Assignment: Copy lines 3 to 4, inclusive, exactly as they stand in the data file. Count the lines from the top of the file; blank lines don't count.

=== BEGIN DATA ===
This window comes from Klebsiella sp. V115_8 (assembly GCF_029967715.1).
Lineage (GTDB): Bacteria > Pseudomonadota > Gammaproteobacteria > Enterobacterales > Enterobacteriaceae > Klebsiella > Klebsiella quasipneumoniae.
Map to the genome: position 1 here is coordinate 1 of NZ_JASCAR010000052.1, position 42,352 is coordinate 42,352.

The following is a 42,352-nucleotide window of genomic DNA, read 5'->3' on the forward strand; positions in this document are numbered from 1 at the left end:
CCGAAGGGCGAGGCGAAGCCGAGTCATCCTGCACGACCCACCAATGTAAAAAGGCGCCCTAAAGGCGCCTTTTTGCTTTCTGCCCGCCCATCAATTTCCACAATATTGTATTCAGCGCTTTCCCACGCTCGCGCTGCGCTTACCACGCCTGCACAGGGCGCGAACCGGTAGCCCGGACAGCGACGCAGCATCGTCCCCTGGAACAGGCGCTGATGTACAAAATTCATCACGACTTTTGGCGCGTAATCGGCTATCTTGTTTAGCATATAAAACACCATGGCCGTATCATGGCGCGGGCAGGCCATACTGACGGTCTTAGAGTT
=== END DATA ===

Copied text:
Map to the genome: position 1 here is coordinate 1 of NZ_JASCAR010000052.1, position 42,352 is coordinate 42,352.

The following is a 42,352-nucleotide window of genomic DNA, read 5'->3' on the forward strand; positions in this document are numbered from 1 at the left end: